A research group from Vancouver has recently shed new light on Huntington Disease’s pathogenesis, focusing their attention on palmitoylation of huntingtin by HIP14 as a key-process in generating toxic aggregates (Yanai A., et al. Palmitoylation of huntingtin by HIP14 is essential for its trafficking and function. Nature Neuroscience 9, 824-831, 2006). However, many features related to development of the disease remain obscure.

Huntigton Disease (HD), first described in 1872 by George Huntigton in a Long Island family suffering from a hereditary form of chorea, is a result from a mutation in a gene called huntingtin found on chromosome 4, which contains CAG triplet coding for glutamine repeated dozens of times. HD is therefore considered a Neurodegenerative Triplet Repeat Disorder, which is characterized by 3-base-pair nucleotide repeats that lie in either coding or non-coding regions, giving rise to translated polyglutamine (polyQ) tract in huntingtin (HTT), responsible for toxic aggregate formation.

Three independent groups found that CCT (also known as TRiC) can direct HTT away from forming the toxic aggregates that characterize the devastating pathology of Huntington’s disease (1. Kitamura A., et al., Cytosolic chaperonin prevents polyglutamine toxicity with altering the aggregation state. Nature Cell Biol. 8, 1163-1169, 2006; 2. Behrends C., et al., Chaperonin TRiC promotes the assembly of poliQ expansion proteins into non-toxic oligomers. Mol. Cell 23, 887-897, 2006; 3. Tam S., et al., The Chaperonin TriC controls polyglutamine aggregation and toxicity through subunit-specific interactions. Nature Cell Biol. 8, 1155-1162, 2006).

The correct folding of newly synthesized proteins is regulated by a pathway that involves heat-shock proteins and chaperonins, such as CCT, a cytoplasmic protein that is made up of two rings of eight homologous subunits, stacked back-to-back, that form a cage in which the normal folding reactions of many proteins have been shown to occur. The three research teams demonstrated  that overexpression of CCT can prevent the formation of mutant HTT aggregates when it is expressed in yeast cells, mammalian cell lines and neurons. In all cases this was associated with reduced apoptosis. Mutant HTT, in presence of CCT, forms non-toxic aggregates.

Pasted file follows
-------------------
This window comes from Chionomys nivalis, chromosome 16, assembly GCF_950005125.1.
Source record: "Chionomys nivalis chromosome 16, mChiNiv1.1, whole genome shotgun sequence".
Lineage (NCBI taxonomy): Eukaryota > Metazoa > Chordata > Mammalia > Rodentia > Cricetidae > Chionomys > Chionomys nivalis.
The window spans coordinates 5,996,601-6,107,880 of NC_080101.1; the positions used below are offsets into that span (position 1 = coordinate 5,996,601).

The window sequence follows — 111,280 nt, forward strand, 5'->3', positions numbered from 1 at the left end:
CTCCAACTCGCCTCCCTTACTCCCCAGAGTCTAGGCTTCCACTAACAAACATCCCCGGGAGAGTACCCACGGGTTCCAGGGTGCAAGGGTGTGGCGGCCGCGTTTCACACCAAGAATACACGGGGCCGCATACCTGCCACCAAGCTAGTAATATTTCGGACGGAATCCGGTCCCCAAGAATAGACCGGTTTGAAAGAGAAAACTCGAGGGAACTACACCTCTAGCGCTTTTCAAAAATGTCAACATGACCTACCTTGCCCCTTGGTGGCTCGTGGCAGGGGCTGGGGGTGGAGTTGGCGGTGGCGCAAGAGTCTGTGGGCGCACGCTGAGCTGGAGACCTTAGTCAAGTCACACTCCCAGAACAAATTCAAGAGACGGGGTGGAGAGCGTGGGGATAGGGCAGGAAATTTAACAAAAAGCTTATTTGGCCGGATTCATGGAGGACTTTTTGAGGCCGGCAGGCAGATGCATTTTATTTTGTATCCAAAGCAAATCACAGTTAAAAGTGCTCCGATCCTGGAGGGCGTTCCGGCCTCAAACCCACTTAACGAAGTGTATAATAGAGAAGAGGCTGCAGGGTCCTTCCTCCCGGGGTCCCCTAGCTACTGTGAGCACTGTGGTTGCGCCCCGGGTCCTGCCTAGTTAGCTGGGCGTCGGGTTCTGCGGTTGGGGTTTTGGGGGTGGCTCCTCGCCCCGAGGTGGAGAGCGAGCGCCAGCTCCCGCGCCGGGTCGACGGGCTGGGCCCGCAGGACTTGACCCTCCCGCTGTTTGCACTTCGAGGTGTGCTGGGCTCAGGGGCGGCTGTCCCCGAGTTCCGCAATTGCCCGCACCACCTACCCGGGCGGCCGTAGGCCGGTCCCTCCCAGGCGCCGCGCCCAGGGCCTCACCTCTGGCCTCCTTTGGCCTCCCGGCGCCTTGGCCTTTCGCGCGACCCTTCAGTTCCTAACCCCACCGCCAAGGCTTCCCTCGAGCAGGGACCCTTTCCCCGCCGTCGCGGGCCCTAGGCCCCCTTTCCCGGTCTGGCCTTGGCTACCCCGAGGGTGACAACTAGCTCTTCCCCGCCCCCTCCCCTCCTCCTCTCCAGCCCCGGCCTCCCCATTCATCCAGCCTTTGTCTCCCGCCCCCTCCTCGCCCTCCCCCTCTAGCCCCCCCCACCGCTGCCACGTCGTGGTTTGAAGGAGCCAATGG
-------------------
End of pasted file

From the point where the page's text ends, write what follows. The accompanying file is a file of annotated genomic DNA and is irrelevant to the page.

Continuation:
Summarizing findings from all the three papers, it seems that mutant HTT can oligomerize by mechanisms that can lead to formation of either toxic or benign aggregates, and part of CCT subunit 1 promotes a non-toxic HTT aggregation pathway. These findings let us hope that new molecules modelled on the CCT binding site might serve as therapies against this devastating neurodegenerative disorder.


For an accurate and updated review on HD, see Siegel, Albers, Brady, Price [Editors] BASIC NEUROCHEMISTRY, VII Edition, Academic Press 2006, pages 661-662 (genetics) and the chapter 46  [Neurotransmitters and Disorders of the Basal Ganglia]. A summary is found in C. U. M. Smith, ELEMENTS OF MOLECULAR NEUROBIOLOGY, III Edition, Wiley & Sons, Ltd. 2002, pages 516-518.


BM&L-November 2006